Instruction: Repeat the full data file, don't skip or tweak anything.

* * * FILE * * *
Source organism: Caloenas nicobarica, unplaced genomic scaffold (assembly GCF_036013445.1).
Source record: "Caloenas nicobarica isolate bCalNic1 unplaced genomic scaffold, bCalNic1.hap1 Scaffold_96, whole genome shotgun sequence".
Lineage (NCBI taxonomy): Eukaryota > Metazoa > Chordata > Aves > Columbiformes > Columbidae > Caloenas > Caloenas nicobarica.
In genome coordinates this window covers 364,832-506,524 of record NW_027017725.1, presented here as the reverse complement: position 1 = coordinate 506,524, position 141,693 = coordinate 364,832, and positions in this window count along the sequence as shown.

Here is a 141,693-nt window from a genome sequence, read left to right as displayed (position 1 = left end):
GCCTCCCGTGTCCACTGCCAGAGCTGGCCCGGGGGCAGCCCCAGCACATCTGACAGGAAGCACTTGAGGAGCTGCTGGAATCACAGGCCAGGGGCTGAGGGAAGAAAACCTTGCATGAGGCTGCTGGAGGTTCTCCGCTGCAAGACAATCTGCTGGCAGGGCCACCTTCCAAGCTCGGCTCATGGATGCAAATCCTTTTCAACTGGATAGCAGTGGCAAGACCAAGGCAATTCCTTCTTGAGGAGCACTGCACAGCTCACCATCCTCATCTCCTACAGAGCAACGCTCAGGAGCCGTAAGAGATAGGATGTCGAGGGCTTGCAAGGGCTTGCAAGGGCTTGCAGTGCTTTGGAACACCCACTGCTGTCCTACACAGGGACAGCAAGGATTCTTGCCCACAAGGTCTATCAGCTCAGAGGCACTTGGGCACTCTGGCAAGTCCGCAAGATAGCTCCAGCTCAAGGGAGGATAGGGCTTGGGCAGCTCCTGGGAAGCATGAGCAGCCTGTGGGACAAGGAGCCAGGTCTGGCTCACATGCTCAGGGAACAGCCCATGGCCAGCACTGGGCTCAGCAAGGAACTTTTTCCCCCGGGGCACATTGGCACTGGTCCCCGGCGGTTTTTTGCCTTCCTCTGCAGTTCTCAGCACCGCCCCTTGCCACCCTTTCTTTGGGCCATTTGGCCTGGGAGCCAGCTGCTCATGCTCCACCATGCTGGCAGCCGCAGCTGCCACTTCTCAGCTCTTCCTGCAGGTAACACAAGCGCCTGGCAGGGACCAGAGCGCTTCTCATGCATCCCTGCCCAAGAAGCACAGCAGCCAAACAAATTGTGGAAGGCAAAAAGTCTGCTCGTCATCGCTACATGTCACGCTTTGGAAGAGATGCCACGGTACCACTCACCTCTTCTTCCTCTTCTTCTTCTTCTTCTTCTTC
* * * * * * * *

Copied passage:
Source organism: Caloenas nicobarica, unplaced genomic scaffold (assembly GCF_036013445.1).
Source record: "Caloenas nicobarica isolate bCalNic1 unplaced genomic scaffold, bCalNic1.hap1 Scaffold_96, whole genome shotgun sequence".
Lineage (NCBI taxonomy): Eukaryota > Metazoa > Chordata > Aves > Columbiformes > Columbidae > Caloenas > Caloenas nicobarica.
In genome coordinates this window covers 364,832-506,524 of record NW_027017725.1, presented here as the reverse complement: position 1 = coordinate 506,524, position 141,693 = coordinate 364,832, and positions in this window count along the sequence as shown.

Here is a 141,693-nt window from a genome sequence, read left to right as displayed (position 1 = left end):
GCCTCCCGTGTCCACTGCCAGAGCTGGCCCGGGGGCAGCCCCAGCACATCTGACAGGAAGCACTTGAGGAGCTGCTGGAATCACAGGCCAGGGGCTGAGGGAAGAAAACCTTGCATGAGGCTGCTGGAGGTTCTCCGCTGCAAGACAATCTGCTGGCAGGGCCACCTTCCAAGCTCGGCTCATGGATGCAAATCCTTTTCAACTGGATAGCAGTGGCAAGACCAAGGCAATTCCTTCTTGAGGAGCACTGCACAGCTCACCATCCTCATCTCCTACAGAGCAACGCTCAGGAGCCGTAAGAGATAGGATGTCGAGGGCTTGCAAGGGCTTGCAAGGGCTTGCAGTGCTTTGGAACACCCACTGCTGTCCTACACAGGGACAGCAAGGATTCTTGCCCACAAGGTCTATCAGCTCAGAGGCACTTGGGCACTCTGGCAAGTCCGCAAGATAGCTCCAGCTCAAGGGAGGATAGGGCTTGGGCAGCTCCTGGGAAGCATGAGCAGCCTGTGGGACAAGGAGCCAGGTCTGGCTCACATGCTCAGGGAACAGCCCATGGCCAGCACTGGGCTCAGCAAGGAACTTTTTCCCCCGGGGCACATTGGCACTGGTCCCCGGCGGTTTTTTGCCTTCCTCTGCAGTTCTCAGCACCGCCCCTTGCCACCCTTTCTTTGGGCCATTTGGCCTGGGAGCCAGCTGCTCATGCTCCACCATGCTGGCAGCCGCAGCTGCCACTTCTCAGCTCTTCCTGCAGGTAACACAAGCGCCTGGCAGGGACCAGAGCGCTTCTCATGCATCCCTGCCCAAGAAGCACAGCAGCCAAACAAATTGTGGAAGGCAAAAAGTCTGCTCGTCATCGCTACATGTCACGCTTTGGAAGAGATGCCACGGTACCACTCACCTCTTCTTCCTCTTCTTCTTCTTCTTCTTCTTC